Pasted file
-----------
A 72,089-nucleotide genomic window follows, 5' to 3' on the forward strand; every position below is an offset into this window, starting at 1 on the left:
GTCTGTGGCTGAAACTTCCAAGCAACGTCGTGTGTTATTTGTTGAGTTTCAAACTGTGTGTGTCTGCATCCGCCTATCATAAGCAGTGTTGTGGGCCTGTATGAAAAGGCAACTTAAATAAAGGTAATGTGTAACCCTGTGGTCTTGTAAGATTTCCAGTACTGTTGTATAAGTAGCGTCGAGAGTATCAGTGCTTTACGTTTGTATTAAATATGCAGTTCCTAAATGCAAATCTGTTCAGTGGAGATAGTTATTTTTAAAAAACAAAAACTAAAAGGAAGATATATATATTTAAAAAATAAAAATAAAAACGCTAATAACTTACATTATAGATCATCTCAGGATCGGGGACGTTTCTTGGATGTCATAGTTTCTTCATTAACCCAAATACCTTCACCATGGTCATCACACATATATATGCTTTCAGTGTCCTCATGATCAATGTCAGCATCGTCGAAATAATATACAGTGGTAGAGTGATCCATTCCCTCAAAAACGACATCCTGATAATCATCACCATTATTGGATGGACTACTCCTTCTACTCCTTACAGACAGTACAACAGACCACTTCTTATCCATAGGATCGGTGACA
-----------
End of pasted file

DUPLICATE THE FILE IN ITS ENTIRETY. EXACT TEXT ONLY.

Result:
A 72,089-nucleotide genomic window follows, 5' to 3' on the forward strand; every position below is an offset into this window, starting at 1 on the left:
GTCTGTGGCTGAAACTTCCAAGCAACGTCGTGTGTTATTTGTTGAGTTTCAAACTGTGTGTGTCTGCATCCGCCTATCATAAGCAGTGTTGTGGGCCTGTATGAAAAGGCAACTTAAATAAAGGTAATGTGTAACCCTGTGGTCTTGTAAGATTTCCAGTACTGTTGTATAAGTAGCGTCGAGAGTATCAGTGCTTTACGTTTGTATTAAATATGCAGTTCCTAAATGCAAATCTGTTCAGTGGAGATAGTTATTTTTAAAAAACAAAAACTAAAAGGAAGATATATATATTTAAAAAATAAAAATAAAAACGCTAATAACTTACATTATAGATCATCTCAGGATCGGGGACGTTTCTTGGATGTCATAGTTTCTTCATTAACCCAAATACCTTCACCATGGTCATCACACATATATATGCTTTCAGTGTCCTCATGATCAATGTCAGCATCGTCGAAATAATATACAGTGGTAGAGTGATCCATTCCCTCAAAAACGACATCCTGATAATCATCACCATTATTGGATGGACTACTCCTTCTACTCCTTACAGACAGTACAACAGACCACTTCTTATCCATAGGATCGGTGACA